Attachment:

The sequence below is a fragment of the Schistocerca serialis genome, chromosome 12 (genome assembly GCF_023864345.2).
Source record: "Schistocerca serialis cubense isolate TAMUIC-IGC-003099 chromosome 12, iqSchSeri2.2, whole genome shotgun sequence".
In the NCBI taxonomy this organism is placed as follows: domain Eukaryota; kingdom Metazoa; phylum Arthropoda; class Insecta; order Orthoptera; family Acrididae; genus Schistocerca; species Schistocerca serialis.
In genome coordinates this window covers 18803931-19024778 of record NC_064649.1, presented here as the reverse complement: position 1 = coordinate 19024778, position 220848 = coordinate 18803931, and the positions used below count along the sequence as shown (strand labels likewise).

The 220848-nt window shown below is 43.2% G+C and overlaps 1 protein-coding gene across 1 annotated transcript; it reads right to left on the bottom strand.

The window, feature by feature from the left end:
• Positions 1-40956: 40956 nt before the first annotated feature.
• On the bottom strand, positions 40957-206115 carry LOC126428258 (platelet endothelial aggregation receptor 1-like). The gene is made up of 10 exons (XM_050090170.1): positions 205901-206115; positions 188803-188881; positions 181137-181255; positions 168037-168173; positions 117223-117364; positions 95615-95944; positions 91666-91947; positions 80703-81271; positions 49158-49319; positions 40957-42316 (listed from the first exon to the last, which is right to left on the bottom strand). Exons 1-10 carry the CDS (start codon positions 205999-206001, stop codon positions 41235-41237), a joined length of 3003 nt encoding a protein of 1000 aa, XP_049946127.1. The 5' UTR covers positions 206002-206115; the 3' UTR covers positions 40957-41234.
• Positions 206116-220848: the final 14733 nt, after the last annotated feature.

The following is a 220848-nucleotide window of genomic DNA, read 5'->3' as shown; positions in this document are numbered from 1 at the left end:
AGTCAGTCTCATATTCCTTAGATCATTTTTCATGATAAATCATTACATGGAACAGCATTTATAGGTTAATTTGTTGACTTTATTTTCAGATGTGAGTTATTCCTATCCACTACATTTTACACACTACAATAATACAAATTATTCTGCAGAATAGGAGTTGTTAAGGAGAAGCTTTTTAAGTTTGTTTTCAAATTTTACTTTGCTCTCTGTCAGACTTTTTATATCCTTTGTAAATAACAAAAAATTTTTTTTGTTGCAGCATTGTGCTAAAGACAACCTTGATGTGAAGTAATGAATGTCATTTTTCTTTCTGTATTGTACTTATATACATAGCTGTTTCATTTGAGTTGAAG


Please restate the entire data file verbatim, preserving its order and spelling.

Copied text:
The sequence below is a fragment of the Schistocerca serialis genome, chromosome 12 (genome assembly GCF_023864345.2).
Source record: "Schistocerca serialis cubense isolate TAMUIC-IGC-003099 chromosome 12, iqSchSeri2.2, whole genome shotgun sequence".
In the NCBI taxonomy this organism is placed as follows: domain Eukaryota; kingdom Metazoa; phylum Arthropoda; class Insecta; order Orthoptera; family Acrididae; genus Schistocerca; species Schistocerca serialis.
In genome coordinates this window covers 18803931-19024778 of record NC_064649.1, presented here as the reverse complement: position 1 = coordinate 19024778, position 220848 = coordinate 18803931, and the positions used below count along the sequence as shown (strand labels likewise).

The 220848-nt window shown below is 43.2% G+C and overlaps 1 protein-coding gene across 1 annotated transcript; it reads right to left on the bottom strand.

The window, feature by feature from the left end:
• Positions 1-40956: 40956 nt before the first annotated feature.
• On the bottom strand, positions 40957-206115 carry LOC126428258 (platelet endothelial aggregation receptor 1-like). The gene is made up of 10 exons (XM_050090170.1): positions 205901-206115; positions 188803-188881; positions 181137-181255; positions 168037-168173; positions 117223-117364; positions 95615-95944; positions 91666-91947; positions 80703-81271; positions 49158-49319; positions 40957-42316 (listed from the first exon to the last, which is right to left on the bottom strand). Exons 1-10 carry the CDS (start codon positions 205999-206001, stop codon positions 41235-41237), a joined length of 3003 nt encoding a protein of 1000 aa, XP_049946127.1. The 5' UTR covers positions 206002-206115; the 3' UTR covers positions 40957-41234.
• Positions 206116-220848: the final 14733 nt, after the last annotated feature.

The following is a 220848-nucleotide window of genomic DNA, read 5'->3' as shown; positions in this document are numbered from 1 at the left end:
AGTCAGTCTCATATTCCTTAGATCATTTTTCATGATAAATCATTACATGGAACAGCATTTATAGGTTAATTTGTTGACTTTATTTTCAGATGTGAGTTATTCCTATCCACTACATTTTACACACTACAATAATACAAATTATTCTGCAGAATAGGAGTTGTTAAGGAGAAGCTTTTTAAGTTTGTTTTCAAATTTTACTTTGCTCTCTGTCAGACTTTTTATATCCTTTGTAAATAACAAAAAATTTTTTTTGTTGCAGCATTGTGCTAAAGACAACCTTGATGTGAAGTAATGAATGTCATTTTTCTTTCTGTATTGTACTTATATACATAGCTGTTTCATTTGAGTTGAAG